I have three sets of XT and XTR calipers and they have all been great. I've extendedly used most major disc brakes and the Shimano's have actually given the least (read none) piston sticking problems. I think the problem was a combination of early runs and poor installation on others. My Hopes had a notorious piston seizing problem in comparison.

  8. #8
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    Not trying to interrupt the current discussion, but...

    I'm new to disc brakes. I've just received a brand new bike from an online dealer with Avid mech 5's and XT rotors. Should there be a compatability issue here? My LBS noticed that the Avid pads' surfaces are bigger than the XT rotors' braking surfaces. This is the way my bike (which I purchased from a pre-existing online build sheet) was spec'd from the online shop, and I have experienced pulsing with my rear brake. The new XT hubs require the XT or XTR splined rotor vs. normal 6-bolt, which apparently limits rotor selection to Shimano. Anyone else have experience with this? Are there other splined rotors out there that would be compatable with my Avid mech if the XT's aren't?

    I liked the simplicity of the mech brake, and the rave reviews of the Avid mech sold me. However, I'm not entirely convinced that they're compatable with the XT rotor with performance thus far. I wish I knew about the splined hub thing before purchasing the bike spec'd the way it was. I'm thinking about selling my Avid mech setup (SD-7 levers, flack jacket cables, and Avid mech 5 calipers) and investing in XT or XTR hydros for piece of mind. Are there other caliper options (mech OR hydro aside from Shimano) that would be compatable with my splined XT hubs and XT rotors?

    Can anyone recommend a lightweight and relatively hassle-free brake setup that would allow me to keep my wheels "as is"? I'm getting my hands more dirty with my bike every day, but I'm not a trained mechanic. I have an inherent fear of a hydro line braking on me on an epic ride...thus my interest in mechs.

    Any help would be greatly appreciated!!!

    Thanks.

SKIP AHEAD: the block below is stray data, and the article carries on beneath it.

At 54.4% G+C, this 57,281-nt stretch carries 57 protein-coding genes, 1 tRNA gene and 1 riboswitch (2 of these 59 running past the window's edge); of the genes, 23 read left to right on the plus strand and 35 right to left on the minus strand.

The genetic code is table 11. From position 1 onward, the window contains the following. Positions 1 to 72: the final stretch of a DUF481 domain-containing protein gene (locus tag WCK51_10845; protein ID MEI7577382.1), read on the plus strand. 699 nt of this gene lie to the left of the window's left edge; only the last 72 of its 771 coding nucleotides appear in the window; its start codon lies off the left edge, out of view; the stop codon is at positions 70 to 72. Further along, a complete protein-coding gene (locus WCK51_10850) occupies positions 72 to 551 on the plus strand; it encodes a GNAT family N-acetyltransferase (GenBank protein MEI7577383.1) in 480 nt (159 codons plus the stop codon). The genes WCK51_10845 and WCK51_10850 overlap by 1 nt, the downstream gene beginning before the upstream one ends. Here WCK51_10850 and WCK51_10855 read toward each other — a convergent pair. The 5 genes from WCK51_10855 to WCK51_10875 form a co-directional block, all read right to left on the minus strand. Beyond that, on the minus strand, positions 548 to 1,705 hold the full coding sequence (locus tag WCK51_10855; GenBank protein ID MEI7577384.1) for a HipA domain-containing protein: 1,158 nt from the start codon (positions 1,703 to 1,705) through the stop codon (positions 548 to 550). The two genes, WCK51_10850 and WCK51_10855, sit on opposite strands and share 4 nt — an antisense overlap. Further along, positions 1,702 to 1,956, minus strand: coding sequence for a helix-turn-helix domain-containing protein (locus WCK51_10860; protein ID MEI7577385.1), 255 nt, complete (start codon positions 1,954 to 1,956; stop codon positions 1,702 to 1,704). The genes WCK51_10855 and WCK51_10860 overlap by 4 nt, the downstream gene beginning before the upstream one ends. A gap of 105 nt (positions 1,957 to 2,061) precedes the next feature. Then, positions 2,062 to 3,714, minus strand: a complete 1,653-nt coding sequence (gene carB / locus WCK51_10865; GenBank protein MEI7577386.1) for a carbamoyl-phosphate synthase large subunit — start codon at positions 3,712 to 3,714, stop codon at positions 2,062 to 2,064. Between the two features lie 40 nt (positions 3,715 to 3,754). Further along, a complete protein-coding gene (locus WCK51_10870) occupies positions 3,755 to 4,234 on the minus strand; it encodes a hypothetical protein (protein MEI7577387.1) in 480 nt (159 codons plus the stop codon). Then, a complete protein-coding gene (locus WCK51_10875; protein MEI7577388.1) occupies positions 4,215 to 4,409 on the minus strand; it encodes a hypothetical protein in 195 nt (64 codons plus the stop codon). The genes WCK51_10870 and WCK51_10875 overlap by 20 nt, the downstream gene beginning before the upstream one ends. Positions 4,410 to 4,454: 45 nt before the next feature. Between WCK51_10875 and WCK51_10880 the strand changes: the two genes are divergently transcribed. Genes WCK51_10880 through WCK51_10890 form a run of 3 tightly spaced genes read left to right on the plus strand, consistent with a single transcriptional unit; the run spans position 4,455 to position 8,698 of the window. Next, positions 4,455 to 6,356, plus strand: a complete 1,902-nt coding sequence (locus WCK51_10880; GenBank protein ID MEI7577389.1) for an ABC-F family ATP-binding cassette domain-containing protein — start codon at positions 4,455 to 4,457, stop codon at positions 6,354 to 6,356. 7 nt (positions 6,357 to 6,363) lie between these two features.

9. #9
    "El Whatever"
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    Quote Originally Posted by MidshipmanX
    I'm new to disc brakes. I've just received a brand new bike from an online dealer with Avid mech 5's and XT rotors. Should there be a compatability issue here? My LBS noticed that the Avid pads' surfaces are bigger than the XT rotors' braking surfaces. This is the way my bike (which I purchased from a pre-existing online build sheet) was spec'd from the online shop, and I have experienced pulsing with my rear brake. The new XT hubs require the XT or XTR splined rotor vs. normal 6-bolt, which apparently limits rotor selection to Shimano. Anyone else have experience with this? Are there other splined rotors out there that would be compatable with my Avid mech if the XT's aren't?

    I liked the simplicity of the mech brake, and the rave reviews of the Avid mech sold me. However, I'm not entirely convinced that they're compatable with the XT rotor with performance thus far. I wish I knew about the splined hub thing before purchasing the bike spec'd the way it was. I'm thinking about selling my Avid mech setup (SD-7 levers, flack jacket cables, and Avid mech 5 calipers) and investing in XT or XTR hydros for piece of mind. Are there other caliper options (mech OR hydro aside from Shimano) that would be compatable with my splined XT hubs and XT rotors?

    Can anyone recommend a lightweight and relatively hassle-free brake setup that would allow me to keep my wheels "as is"? I'm getting my hands more dirty with my bike every day, but I'm not a trained mechanic. I have an inherent fear of a hydro line braking on me on an epic ride...thus my interest in mechs.

    Any help would be greatly appreciated!!!

    Thanks.

    Measure the brake track width (the width of the surface where the pad contacts the rotor) and look for a brake (pads) with a similar measure. Or you can calculate it. Outside Diameter minus Inner diameter divided by 2.

    Or... you can buy at Jenson a Problem solver adapter and install avid rotors.
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  10. #10
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    Shimano lever

    If I'm not mistaken, the one drawback to Shimano discs is that you have to use their multi-function levers (brake+shifter pod).
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  11. #11
    "El Whatever"
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    Quote Originally Posted by HTail
    If I'm not mistaken, the one drawback to Shimano discs is that you have to use their multi-function levers (brake+shifter pod).
    Somewhere I read that you can use any Shimano hydro lever but I'm not sure. With Dual-control Pods for vee's you can use the Avid mechs. For sure you can't use Juicy's with Dual controls.

    Here's a new adapter from DT Swiss for thos who waht to use non-shimano calipers on centerlock hubs.... just found it on the MBAction Site
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  12. #12
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    Integrated Levers?

    Quote Originally Posted by HTail
    If I'm not mistaken, the one drawback to Shimano discs is that you have to use their multi-function levers (brake+shifter pod).

    On the new Epic it has separate shifters (M-570 LX) and brake levers (does not specify exactly which levers). This was something that I was concerned about, I did not want the integerated levers. (although, I think that every reveiw I have read about the integrated levers has been positive.)